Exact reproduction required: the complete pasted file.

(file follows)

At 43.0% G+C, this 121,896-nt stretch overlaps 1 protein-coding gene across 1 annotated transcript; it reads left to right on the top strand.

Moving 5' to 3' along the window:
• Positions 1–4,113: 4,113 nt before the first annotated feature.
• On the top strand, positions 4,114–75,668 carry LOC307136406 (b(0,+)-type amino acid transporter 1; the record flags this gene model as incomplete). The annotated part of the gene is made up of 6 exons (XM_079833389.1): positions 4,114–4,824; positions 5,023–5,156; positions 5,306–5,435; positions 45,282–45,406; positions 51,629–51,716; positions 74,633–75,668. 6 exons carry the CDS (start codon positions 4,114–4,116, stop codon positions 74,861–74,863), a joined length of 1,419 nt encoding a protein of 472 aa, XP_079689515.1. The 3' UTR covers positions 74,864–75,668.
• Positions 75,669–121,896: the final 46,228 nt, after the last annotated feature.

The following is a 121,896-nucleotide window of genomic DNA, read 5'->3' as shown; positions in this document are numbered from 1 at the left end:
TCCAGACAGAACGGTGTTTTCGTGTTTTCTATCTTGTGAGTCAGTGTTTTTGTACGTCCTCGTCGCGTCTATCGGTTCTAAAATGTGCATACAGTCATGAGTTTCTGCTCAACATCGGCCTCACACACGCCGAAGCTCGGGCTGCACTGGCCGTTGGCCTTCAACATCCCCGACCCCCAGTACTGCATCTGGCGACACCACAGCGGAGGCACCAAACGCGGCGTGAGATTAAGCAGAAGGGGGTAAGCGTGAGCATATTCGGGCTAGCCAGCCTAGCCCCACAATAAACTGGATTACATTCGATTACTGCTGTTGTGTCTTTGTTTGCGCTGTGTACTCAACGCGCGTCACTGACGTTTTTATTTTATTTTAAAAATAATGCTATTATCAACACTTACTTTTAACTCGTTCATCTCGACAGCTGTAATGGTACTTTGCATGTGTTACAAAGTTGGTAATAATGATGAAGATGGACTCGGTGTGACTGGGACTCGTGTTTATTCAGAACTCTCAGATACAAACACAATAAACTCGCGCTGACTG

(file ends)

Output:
At 43.0% G+C, this 121,896-nt stretch overlaps 1 protein-coding gene across 1 annotated transcript; it reads left to right on the top strand.

Moving 5' to 3' along the window:
• Positions 1–4,113: 4,113 nt before the first annotated feature.
• On the top strand, positions 4,114–75,668 carry LOC307136406 (b(0,+)-type amino acid transporter 1; the record flags this gene model as incomplete). The annotated part of the gene is made up of 6 exons (XM_079833389.1): positions 4,114–4,824; positions 5,023–5,156; positions 5,306–5,435; positions 45,282–45,406; positions 51,629–51,716; positions 74,633–75,668. 6 exons carry the CDS (start codon positions 4,114–4,116, stop codon positions 74,861–74,863), a joined length of 1,419 nt encoding a protein of 472 aa, XP_079689515.1. The 3' UTR covers positions 74,864–75,668.
• Positions 75,669–121,896: the final 46,228 nt, after the last annotated feature.

The following is a 121,896-nucleotide window of genomic DNA, read 5'->3' as shown; positions in this document are numbered from 1 at the left end:
TCCAGACAGAACGGTGTTTTCGTGTTTTCTATCTTGTGAGTCAGTGTTTTTGTACGTCCTCGTCGCGTCTATCGGTTCTAAAATGTGCATACAGTCATGAGTTTCTGCTCAACATCGGCCTCACACACGCCGAAGCTCGGGCTGCACTGGCCGTTGGCCTTCAACATCCCCGACCCCCAGTACTGCATCTGGCGACACCACAGCGGAGGCACCAAACGCGGCGTGAGATTAAGCAGAAGGGGGTAAGCGTGAGCATATTCGGGCTAGCCAGCCTAGCCCCACAATAAACTGGATTACATTCGATTACTGCTGTTGTGTCTTTGTTTGCGCTGTGTACTCAACGCGCGTCACTGACGTTTTTATTTTATTTTAAAAATAATGCTATTATCAACACTTACTTTTAACTCGTTCATCTCGACAGCTGTAATGGTACTTTGCATGTGTTACAAAGTTGGTAATAATGATGAAGATGGACTCGGTGTGACTGGGACTCGTGTTTATTCAGAACTCTCAGATACAAACACAATAAACTCGCGCTGACTG